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American Geophysical Union / John Wiley & Sons, Inc.


The old and useful paradigm used by water resource engineers, that hydrology in a given place is stationary, and hence it is sufficient to look into the past to plan for the future, does not hold anymore, according to climate change projections. This becomes especially true in snow-dominated regions like California, where not only the magnitude but also the timing of streamflow could be affected by changes in precipitation and temperature. To plan and operate water resources systems at the basin scale, it is necessary to develop new tools that are suited for this nonstationary world. In this paper we develop an optimization algorithm that can be used for different studies related to climate change and water resources management. Three applications of this algorithm are developed for the Merced River basin. The first of these gives an assessment of the climate change effects on the operations of this basin considering an adaptive management strategy embedded in the optimization algorithm. In a second application we explore different long-term adaptation strategies intended to mitigate the effects of climate change. A final application is developed to determine how beneficial it is to build a new reservoir considering explicitly the uncertainty about future climate projections.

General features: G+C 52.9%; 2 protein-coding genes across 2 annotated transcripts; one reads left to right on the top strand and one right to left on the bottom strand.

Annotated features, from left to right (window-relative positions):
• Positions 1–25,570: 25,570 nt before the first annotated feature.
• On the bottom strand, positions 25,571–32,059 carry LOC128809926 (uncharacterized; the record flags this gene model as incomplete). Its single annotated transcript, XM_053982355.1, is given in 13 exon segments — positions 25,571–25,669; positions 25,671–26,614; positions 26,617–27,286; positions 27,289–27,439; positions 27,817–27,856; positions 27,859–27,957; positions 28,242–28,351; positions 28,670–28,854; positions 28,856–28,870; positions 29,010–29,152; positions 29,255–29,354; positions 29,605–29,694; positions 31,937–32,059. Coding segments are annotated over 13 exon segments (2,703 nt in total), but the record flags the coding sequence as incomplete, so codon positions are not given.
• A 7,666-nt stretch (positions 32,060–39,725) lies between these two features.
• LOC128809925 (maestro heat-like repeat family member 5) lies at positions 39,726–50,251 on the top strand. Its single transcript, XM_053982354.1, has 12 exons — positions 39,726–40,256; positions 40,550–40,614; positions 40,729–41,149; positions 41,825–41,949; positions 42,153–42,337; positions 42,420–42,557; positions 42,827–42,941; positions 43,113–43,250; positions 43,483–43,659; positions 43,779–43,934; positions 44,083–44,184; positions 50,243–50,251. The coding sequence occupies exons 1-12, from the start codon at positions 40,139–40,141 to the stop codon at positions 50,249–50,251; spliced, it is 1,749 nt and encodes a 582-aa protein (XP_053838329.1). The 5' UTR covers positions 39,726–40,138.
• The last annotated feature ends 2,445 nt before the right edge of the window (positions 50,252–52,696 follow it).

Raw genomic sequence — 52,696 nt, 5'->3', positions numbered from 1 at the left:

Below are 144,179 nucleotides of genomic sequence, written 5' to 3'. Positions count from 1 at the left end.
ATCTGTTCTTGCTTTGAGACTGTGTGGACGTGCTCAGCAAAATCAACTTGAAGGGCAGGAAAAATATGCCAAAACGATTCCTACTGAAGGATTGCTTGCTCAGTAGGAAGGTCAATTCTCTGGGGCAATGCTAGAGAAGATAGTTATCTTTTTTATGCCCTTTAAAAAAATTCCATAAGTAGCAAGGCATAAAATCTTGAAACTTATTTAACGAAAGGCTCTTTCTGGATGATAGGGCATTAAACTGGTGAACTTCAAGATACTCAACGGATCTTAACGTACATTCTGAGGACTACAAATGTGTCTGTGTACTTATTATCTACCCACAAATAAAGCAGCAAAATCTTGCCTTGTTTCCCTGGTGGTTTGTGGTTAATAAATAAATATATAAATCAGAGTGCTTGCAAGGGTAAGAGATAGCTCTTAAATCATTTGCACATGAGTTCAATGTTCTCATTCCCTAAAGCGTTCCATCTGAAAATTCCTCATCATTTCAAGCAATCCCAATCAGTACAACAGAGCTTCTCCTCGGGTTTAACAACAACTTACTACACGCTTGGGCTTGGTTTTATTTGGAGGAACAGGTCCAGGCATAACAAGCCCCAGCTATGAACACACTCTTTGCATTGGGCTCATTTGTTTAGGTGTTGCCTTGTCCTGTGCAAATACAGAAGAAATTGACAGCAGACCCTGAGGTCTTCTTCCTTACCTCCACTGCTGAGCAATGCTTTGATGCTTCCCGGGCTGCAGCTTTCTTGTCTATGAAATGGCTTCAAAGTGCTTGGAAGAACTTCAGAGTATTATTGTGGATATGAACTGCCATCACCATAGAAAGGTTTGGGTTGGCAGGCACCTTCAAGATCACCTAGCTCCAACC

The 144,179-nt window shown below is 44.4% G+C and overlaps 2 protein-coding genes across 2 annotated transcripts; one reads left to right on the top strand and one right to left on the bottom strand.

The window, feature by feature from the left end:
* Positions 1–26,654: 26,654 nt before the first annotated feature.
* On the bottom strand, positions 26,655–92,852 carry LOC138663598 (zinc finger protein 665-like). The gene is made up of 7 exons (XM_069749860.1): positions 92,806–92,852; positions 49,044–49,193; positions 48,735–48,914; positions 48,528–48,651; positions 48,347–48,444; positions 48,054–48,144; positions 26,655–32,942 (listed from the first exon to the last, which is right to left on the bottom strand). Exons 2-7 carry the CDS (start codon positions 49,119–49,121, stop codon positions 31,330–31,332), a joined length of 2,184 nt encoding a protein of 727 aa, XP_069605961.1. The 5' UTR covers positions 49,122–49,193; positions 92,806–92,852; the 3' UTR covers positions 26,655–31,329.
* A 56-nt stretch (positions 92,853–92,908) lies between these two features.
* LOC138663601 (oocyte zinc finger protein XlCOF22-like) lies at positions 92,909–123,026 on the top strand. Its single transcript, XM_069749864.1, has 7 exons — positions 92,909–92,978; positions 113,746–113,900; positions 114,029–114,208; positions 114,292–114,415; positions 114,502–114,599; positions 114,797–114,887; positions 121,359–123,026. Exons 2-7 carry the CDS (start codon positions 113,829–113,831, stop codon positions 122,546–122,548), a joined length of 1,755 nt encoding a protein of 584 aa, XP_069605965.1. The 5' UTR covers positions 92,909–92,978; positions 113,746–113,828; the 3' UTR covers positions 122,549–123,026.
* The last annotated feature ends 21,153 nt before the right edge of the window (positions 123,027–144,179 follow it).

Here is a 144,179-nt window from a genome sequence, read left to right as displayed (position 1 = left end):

Copyright © 2010 by the American Geophysical Union. AGU allows final articles to be placed in an institutional repository 6 months after publication.



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